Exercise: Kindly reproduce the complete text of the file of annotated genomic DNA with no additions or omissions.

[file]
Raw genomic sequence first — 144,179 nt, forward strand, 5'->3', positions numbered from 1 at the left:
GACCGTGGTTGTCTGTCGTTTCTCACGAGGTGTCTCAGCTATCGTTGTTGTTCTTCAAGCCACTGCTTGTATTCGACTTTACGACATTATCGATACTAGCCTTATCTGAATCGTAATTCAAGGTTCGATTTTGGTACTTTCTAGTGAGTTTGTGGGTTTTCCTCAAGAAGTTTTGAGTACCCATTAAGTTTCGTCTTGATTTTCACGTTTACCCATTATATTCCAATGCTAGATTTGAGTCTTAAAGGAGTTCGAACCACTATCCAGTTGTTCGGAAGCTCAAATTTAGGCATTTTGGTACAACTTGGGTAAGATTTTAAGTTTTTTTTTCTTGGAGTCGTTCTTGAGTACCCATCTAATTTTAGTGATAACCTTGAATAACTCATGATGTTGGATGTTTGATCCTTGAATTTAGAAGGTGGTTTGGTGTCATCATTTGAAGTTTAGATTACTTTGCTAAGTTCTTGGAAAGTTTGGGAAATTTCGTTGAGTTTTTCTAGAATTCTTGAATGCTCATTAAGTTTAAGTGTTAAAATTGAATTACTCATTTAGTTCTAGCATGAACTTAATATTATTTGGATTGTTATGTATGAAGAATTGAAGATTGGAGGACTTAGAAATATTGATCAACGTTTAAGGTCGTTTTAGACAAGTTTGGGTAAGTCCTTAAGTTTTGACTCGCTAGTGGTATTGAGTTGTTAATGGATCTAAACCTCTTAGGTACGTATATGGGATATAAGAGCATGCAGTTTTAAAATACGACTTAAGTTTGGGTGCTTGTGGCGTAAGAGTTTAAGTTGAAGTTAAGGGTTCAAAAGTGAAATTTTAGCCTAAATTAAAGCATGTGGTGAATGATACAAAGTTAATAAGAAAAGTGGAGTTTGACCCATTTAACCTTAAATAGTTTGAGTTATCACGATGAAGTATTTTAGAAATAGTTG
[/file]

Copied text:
Raw genomic sequence first — 144,179 nt, forward strand, 5'->3', positions numbered from 1 at the left:
GACCGTGGTTGTCTGTCGTTTCTCACGAGGTGTCTCAGCTATCGTTGTTGTTCTTCAAGCCACTGCTTGTATTCGACTTTACGACATTATCGATACTAGCCTTATCTGAATCGTAATTCAAGGTTCGATTTTGGTACTTTCTAGTGAGTTTGTGGGTTTTCCTCAAGAAGTTTTGAGTACCCATTAAGTTTCGTCTTGATTTTCACGTTTACCCATTATATTCCAATGCTAGATTTGAGTCTTAAAGGAGTTCGAACCACTATCCAGTTGTTCGGAAGCTCAAATTTAGGCATTTTGGTACAACTTGGGTAAGATTTTAAGTTTTTTTTTCTTGGAGTCGTTCTTGAGTACCCATCTAATTTTAGTGATAACCTTGAATAACTCATGATGTTGGATGTTTGATCCTTGAATTTAGAAGGTGGTTTGGTGTCATCATTTGAAGTTTAGATTACTTTGCTAAGTTCTTGGAAAGTTTGGGAAATTTCGTTGAGTTTTTCTAGAATTCTTGAATGCTCATTAAGTTTAAGTGTTAAAATTGAATTACTCATTTAGTTCTAGCATGAACTTAATATTATTTGGATTGTTATGTATGAAGAATTGAAGATTGGAGGACTTAGAAATATTGATCAACGTTTAAGGTCGTTTTAGACAAGTTTGGGTAAGTCCTTAAGTTTTGACTCGCTAGTGGTATTGAGTTGTTAATGGATCTAAACCTCTTAGGTACGTATATGGGATATAAGAGCATGCAGTTTTAAAATACGACTTAAGTTTGGGTGCTTGTGGCGTAAGAGTTTAAGTTGAAGTTAAGGGTTCAAAAGTGAAATTTTAGCCTAAATTAAAGCATGTGGTGAATGATACAAAGTTAATAAGAAAAGTGGAGTTTGACCCATTTAACCTTAAATAGTTTGAGTTATCACGATGAAGTATTTTAGAAATAGTTG